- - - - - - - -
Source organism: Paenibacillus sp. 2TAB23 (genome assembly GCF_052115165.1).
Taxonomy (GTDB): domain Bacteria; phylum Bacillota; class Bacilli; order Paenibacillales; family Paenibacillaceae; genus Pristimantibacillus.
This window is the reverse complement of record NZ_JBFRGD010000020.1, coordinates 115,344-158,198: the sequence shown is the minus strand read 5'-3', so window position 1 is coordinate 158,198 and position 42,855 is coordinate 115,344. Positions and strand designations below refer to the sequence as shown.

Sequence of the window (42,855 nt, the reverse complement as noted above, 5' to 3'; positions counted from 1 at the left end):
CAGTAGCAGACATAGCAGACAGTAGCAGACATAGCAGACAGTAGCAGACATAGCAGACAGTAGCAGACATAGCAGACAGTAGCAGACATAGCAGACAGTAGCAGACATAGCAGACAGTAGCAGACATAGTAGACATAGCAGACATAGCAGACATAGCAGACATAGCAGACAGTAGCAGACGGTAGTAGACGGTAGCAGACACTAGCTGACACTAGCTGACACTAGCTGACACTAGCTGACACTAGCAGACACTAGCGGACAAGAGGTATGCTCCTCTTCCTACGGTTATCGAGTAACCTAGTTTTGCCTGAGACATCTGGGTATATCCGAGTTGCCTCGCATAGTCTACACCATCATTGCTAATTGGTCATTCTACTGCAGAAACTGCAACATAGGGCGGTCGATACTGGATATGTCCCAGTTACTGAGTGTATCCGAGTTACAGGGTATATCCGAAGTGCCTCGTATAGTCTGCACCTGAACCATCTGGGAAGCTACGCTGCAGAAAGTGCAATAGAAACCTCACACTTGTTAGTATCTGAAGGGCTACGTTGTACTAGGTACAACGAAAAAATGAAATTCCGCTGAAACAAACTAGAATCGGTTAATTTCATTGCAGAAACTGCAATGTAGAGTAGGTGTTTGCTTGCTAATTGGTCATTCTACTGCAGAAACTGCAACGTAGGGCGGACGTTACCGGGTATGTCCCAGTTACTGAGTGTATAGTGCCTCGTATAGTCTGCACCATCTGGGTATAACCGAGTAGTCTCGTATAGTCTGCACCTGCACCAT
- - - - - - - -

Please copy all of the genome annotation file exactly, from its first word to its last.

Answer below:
Source organism: Paenibacillus sp. 2TAB23 (genome assembly GCF_052115165.1).
Taxonomy (GTDB): domain Bacteria; phylum Bacillota; class Bacilli; order Paenibacillales; family Paenibacillaceae; genus Pristimantibacillus.
This window is the reverse complement of record NZ_JBFRGD010000020.1, coordinates 115,344-158,198: the sequence shown is the minus strand read 5'-3', so window position 1 is coordinate 158,198 and position 42,855 is coordinate 115,344. Positions and strand designations below refer to the sequence as shown.

Sequence of the window (42,855 nt, the reverse complement as noted above, 5' to 3'; positions counted from 1 at the left end):
CAGTAGCAGACATAGCAGACAGTAGCAGACATAGCAGACAGTAGCAGACATAGCAGACAGTAGCAGACATAGCAGACAGTAGCAGACATAGCAGACAGTAGCAGACATAGCAGACAGTAGCAGACATAGTAGACATAGCAGACATAGCAGACATAGCAGACATAGCAGACAGTAGCAGACGGTAGTAGACGGTAGCAGACACTAGCTGACACTAGCTGACACTAGCTGACACTAGCTGACACTAGCAGACACTAGCGGACAAGAGGTATGCTCCTCTTCCTACGGTTATCGAGTAACCTAGTTTTGCCTGAGACATCTGGGTATATCCGAGTTGCCTCGCATAGTCTACACCATCATTGCTAATTGGTCATTCTACTGCAGAAACTGCAACATAGGGCGGTCGATACTGGATATGTCCCAGTTACTGAGTGTATCCGAGTTACAGGGTATATCCGAAGTGCCTCGTATAGTCTGCACCTGAACCATCTGGGAAGCTACGCTGCAGAAAGTGCAATAGAAACCTCACACTTGTTAGTATCTGAAGGGCTACGTTGTACTAGGTACAACGAAAAAATGAAATTCCGCTGAAACAAACTAGAATCGGTTAATTTCATTGCAGAAACTGCAATGTAGAGTAGGTGTTTGCTTGCTAATTGGTCATTCTACTGCAGAAACTGCAACGTAGGGCGGACGTTACCGGGTATGTCCCAGTTACTGAGTGTATAGTGCCTCGTATAGTCTGCACCATCTGGGTATAACCGAGTAGTCTCGTATAGTCTGCACCTGCACCAT